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01-24-2013, 07:19 PM
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1960s Blackhawks 1 of 3

The 1960s Blackhawks are an enigma - 4 players drafted in the top 42, yet only 1 Stanley Cup in a 6 team league. The following post isn't specifically about why they didn't win as much as should be expected, although it will touch on that. These posts are about the style that team played and how it should perhaps affect our perceptions of their star players.

I started to suspect that the Blackhawks might have been a very favorable environment for their stars to put up points when I was searching for information on their coaches and found that Mikita and Hull's complaints were part of the reason that Rudy Pilous was fired in 1963, not long after coaching the team to their only Cup in forever.

I'm going to focus on passages that address the style of the team, rather than on the personalities of the coaches:

No team in the NHL has more individual stars or more temperamental individualists than Chicago. Bobby Hull, year by year, is skating his way into history as one of the game's alltime superstars. Outspoken Stan Mikita, who likes to describe himself as a dirty player, is one of the game's top hustlers. Glenn Hall won the Vezina Trophy as the league's best goalie last year, and Captain Pierre Pilote won a similar award as the top defenseman. Five of the stars chosen by a panel of hockey writers and sportscasters to play in the season-opening all-star game were Black Hawks.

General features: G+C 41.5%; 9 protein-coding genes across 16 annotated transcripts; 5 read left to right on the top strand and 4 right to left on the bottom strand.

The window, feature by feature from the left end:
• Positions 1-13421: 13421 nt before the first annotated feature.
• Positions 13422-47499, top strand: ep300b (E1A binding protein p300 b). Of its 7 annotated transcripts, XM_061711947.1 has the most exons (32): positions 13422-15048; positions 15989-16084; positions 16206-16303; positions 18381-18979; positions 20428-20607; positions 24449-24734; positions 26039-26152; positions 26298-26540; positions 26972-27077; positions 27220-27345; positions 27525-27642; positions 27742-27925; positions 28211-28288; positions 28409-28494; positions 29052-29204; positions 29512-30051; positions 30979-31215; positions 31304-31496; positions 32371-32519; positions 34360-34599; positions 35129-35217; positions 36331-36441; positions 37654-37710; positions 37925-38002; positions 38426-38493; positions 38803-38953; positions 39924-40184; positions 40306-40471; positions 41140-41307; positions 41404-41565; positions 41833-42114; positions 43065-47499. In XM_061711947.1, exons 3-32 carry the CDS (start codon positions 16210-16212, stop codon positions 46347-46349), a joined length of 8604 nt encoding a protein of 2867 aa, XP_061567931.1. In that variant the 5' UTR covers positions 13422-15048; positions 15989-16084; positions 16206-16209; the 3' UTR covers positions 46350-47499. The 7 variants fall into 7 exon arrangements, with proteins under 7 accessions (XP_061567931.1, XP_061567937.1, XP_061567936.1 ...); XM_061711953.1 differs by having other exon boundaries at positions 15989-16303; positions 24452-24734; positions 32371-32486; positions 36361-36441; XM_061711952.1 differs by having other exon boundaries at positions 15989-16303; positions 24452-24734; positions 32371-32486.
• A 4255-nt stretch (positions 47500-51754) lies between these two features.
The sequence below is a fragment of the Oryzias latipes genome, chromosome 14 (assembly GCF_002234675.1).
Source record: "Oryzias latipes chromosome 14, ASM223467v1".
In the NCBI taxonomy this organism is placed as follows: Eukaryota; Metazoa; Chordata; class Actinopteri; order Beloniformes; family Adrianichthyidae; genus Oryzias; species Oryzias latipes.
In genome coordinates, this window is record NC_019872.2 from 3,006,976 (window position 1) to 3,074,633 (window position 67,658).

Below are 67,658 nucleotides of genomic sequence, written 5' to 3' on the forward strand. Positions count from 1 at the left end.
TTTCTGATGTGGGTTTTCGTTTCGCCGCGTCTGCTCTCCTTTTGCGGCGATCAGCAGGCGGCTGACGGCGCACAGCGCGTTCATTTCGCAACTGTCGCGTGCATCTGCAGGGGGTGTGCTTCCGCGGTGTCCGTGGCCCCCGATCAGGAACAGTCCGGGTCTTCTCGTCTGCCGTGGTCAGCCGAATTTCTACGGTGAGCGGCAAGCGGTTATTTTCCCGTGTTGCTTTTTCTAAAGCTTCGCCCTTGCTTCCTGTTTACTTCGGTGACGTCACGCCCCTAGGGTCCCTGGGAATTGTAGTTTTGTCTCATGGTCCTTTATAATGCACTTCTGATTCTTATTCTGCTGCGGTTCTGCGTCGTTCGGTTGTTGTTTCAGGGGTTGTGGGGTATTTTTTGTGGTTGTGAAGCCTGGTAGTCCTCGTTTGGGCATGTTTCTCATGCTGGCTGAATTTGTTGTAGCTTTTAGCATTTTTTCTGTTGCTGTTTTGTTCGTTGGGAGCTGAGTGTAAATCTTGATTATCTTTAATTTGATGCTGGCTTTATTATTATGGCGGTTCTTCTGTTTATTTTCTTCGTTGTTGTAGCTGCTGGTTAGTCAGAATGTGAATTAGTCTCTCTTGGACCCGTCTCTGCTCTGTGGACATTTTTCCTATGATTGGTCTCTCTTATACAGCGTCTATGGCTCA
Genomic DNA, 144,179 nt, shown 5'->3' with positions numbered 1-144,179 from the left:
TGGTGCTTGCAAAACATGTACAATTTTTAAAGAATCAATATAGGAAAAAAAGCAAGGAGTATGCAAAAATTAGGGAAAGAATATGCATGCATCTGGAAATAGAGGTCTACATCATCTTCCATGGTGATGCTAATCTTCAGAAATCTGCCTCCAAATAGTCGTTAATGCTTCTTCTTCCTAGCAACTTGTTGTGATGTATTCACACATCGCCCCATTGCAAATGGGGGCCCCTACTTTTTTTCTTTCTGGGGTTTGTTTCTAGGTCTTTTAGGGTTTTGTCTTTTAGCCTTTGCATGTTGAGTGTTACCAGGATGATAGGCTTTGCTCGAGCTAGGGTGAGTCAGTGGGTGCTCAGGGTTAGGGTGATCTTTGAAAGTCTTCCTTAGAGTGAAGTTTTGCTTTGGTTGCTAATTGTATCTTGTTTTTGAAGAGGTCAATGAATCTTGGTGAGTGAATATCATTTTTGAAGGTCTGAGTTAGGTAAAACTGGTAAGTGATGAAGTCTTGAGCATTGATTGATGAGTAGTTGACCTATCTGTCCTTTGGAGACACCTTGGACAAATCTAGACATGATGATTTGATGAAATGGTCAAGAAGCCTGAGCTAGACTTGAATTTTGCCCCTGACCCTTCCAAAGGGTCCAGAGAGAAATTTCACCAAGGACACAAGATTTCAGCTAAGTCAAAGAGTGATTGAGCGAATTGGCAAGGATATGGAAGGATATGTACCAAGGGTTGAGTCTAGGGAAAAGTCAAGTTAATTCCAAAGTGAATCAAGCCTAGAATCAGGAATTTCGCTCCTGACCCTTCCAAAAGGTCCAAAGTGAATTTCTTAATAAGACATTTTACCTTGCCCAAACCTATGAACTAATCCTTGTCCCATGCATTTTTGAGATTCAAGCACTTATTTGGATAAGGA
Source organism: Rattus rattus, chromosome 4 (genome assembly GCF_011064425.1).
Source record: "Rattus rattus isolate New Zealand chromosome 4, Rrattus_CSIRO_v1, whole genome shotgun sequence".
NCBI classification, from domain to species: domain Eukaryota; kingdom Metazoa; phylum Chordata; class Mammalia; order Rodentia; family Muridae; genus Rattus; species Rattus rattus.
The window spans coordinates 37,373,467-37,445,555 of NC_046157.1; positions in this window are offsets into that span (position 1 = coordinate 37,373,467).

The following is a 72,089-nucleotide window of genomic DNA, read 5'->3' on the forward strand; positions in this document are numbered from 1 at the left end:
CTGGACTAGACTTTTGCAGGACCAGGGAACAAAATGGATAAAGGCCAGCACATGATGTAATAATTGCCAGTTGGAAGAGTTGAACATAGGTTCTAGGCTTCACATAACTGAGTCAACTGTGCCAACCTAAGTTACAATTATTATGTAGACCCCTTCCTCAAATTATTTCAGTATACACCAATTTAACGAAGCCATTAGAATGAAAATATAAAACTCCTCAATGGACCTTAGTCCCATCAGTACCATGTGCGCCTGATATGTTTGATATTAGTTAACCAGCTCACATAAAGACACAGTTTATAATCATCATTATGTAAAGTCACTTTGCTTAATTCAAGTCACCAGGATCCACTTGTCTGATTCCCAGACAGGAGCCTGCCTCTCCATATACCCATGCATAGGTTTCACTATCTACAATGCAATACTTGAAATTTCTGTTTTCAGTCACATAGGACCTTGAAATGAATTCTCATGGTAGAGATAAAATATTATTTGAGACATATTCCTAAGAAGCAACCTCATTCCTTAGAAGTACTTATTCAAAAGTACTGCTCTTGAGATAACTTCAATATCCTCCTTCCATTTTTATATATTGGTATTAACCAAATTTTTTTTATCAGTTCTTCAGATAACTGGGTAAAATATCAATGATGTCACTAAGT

Molding that kind of talent and temperament into a smoothly working unit is not easy, but Reay does it with an easy touch. "He treats us," says Mikita, "like men."

One of the complaints that both Hull and Mikita had last year was that Pilous did not give them enough ice time, a deprivation that cut down their opportunity to score. One of Reay's first changes was to put these high shooters on a schedule that has them skating for 40 minutes of every game. Both of them are now serving not only in their regular lines but as penalty killers and key men. Chicago's players are known for being among the roughest and toughest in the league, but under Reay they seem suddenly to have become also the happiest.
The Rich Bounty Of Mutiny, Sports Illustrated, Dec 2, 1963

Note the implication that Chicago has a group of "temperamental individualists." But to me, the most interesting part is what it says about ice time. I think the 40 minutes per game is probably an exaggeration, but I don't doubt that after Reay took over prior to the 1963-1964 season that he gave Bobby Hull and Stan Mikita significantly more ice time than stars on deeper teams like Montreal or Toronto. We know for a fact that Beliveau, H Richard, and Backstrom were rarely on the ice at the same time, so they almost certainly were getting significantly less ice time than Hull and Mikita.

Last edited by TheDevilMadeMe: 01-24-2013 at 08:21 PM.
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